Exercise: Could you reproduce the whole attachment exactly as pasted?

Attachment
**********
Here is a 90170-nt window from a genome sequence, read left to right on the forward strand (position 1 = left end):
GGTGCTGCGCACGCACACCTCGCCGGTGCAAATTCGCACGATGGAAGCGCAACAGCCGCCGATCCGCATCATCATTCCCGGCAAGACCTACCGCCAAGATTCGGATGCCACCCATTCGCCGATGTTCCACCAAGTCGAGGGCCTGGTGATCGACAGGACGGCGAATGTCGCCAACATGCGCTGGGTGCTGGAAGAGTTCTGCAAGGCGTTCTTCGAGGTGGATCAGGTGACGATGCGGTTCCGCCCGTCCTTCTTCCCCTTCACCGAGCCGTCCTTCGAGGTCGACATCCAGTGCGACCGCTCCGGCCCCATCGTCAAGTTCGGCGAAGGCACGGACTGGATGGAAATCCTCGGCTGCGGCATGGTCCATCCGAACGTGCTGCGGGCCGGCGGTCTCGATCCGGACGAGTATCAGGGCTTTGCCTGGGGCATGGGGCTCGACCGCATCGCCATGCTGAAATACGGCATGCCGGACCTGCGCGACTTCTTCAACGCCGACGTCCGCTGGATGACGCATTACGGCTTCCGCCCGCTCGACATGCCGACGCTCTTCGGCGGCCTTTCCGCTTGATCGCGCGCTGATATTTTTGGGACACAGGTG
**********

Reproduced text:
Here is a 90170-nt window from a genome sequence, read left to right on the forward strand (position 1 = left end):
GGTGCTGCGCACGCACACCTCGCCGGTGCAAATTCGCACGATGGAAGCGCAACAGCCGCCGATCCGCATCATCATTCCCGGCAAGACCTACCGCCAAGATTCGGATGCCACCCATTCGCCGATGTTCCACCAAGTCGAGGGCCTGGTGATCGACAGGACGGCGAATGTCGCCAACATGCGCTGGGTGCTGGAAGAGTTCTGCAAGGCGTTCTTCGAGGTGGATCAGGTGACGATGCGGTTCCGCCCGTCCTTCTTCCCCTTCACCGAGCCGTCCTTCGAGGTCGACATCCAGTGCGACCGCTCCGGCCCCATCGTCAAGTTCGGCGAAGGCACGGACTGGATGGAAATCCTCGGCTGCGGCATGGTCCATCCGAACGTGCTGCGGGCCGGCGGTCTCGATCCGGACGAGTATCAGGGCTTTGCCTGGGGCATGGGGCTCGACCGCATCGCCATGCTGAAATACGGCATGCCGGACCTGCGCGACTTCTTCAACGCCGACGTCCGCTGGATGACGCATTACGGCTTCCGCCCGCTCGACATGCCGACGCTCTTCGGCGGCCTTTCCGCTTGATCGCGCGCTGATATTTTTGGGACACAGGTG